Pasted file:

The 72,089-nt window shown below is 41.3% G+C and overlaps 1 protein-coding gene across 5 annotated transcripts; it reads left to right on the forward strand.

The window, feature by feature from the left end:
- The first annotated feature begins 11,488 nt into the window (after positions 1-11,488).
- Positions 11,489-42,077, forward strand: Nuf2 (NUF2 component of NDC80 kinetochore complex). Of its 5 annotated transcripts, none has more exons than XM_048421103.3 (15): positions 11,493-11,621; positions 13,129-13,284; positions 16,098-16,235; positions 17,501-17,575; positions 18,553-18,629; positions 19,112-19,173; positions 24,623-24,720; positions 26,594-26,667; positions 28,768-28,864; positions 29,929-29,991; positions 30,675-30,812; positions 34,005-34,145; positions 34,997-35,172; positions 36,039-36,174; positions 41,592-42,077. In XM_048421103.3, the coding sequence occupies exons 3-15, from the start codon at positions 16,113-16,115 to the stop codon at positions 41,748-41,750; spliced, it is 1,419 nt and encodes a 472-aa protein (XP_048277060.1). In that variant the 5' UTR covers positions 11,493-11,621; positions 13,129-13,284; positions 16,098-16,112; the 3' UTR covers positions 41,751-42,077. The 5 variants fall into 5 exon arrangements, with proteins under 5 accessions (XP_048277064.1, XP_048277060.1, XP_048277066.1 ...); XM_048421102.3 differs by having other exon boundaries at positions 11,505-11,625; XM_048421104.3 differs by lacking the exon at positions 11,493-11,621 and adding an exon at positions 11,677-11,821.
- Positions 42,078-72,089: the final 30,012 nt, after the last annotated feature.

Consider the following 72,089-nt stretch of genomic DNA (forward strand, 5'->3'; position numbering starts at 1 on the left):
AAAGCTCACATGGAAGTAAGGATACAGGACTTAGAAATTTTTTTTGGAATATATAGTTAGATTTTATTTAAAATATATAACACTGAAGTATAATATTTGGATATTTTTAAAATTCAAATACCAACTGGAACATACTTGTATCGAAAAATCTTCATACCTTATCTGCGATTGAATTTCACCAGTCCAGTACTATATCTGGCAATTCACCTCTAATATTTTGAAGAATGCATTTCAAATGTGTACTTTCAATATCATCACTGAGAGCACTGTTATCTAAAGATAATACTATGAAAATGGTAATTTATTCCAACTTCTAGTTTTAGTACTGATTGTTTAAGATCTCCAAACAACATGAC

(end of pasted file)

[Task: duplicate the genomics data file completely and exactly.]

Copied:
The 72,089-nt window shown below is 41.3% G+C and overlaps 1 protein-coding gene across 5 annotated transcripts; it reads left to right on the forward strand.

The window, feature by feature from the left end:
- The first annotated feature begins 11,488 nt into the window (after positions 1-11,488).
- Positions 11,489-42,077, forward strand: Nuf2 (NUF2 component of NDC80 kinetochore complex). Of its 5 annotated transcripts, none has more exons than XM_048421103.3 (15): positions 11,493-11,621; positions 13,129-13,284; positions 16,098-16,235; positions 17,501-17,575; positions 18,553-18,629; positions 19,112-19,173; positions 24,623-24,720; positions 26,594-26,667; positions 28,768-28,864; positions 29,929-29,991; positions 30,675-30,812; positions 34,005-34,145; positions 34,997-35,172; positions 36,039-36,174; positions 41,592-42,077. In XM_048421103.3, the coding sequence occupies exons 3-15, from the start codon at positions 16,113-16,115 to the stop codon at positions 41,748-41,750; spliced, it is 1,419 nt and encodes a 472-aa protein (XP_048277060.1). In that variant the 5' UTR covers positions 11,493-11,621; positions 13,129-13,284; positions 16,098-16,112; the 3' UTR covers positions 41,751-42,077. The 5 variants fall into 5 exon arrangements, with proteins under 5 accessions (XP_048277064.1, XP_048277060.1, XP_048277066.1 ...); XM_048421102.3 differs by having other exon boundaries at positions 11,505-11,625; XM_048421104.3 differs by lacking the exon at positions 11,493-11,621 and adding an exon at positions 11,677-11,821.
- Positions 42,078-72,089: the final 30,012 nt, after the last annotated feature.

Consider the following 72,089-nt stretch of genomic DNA (forward strand, 5'->3'; position numbering starts at 1 on the left):
AAAGCTCACATGGAAGTAAGGATACAGGACTTAGAAATTTTTTTTGGAATATATAGTTAGATTTTATTTAAAATATATAACACTGAAGTATAATATTTGGATATTTTTAAAATTCAAATACCAACTGGAACATACTTGTATCGAAAAATCTTCATACCTTATCTGCGATTGAATTTCACCAGTCCAGTACTATATCTGGCAATTCACCTCTAATATTTTGAAGAATGCATTTCAAATGTGTACTTTCAATATCATCACTGAGAGCACTGTTATCTAAAGATAATACTATGAAAATGGTAATTTATTCCAACTTCTAGTTTTAGTACTGATTGTTTAAGATCTCCAAACAACATGAC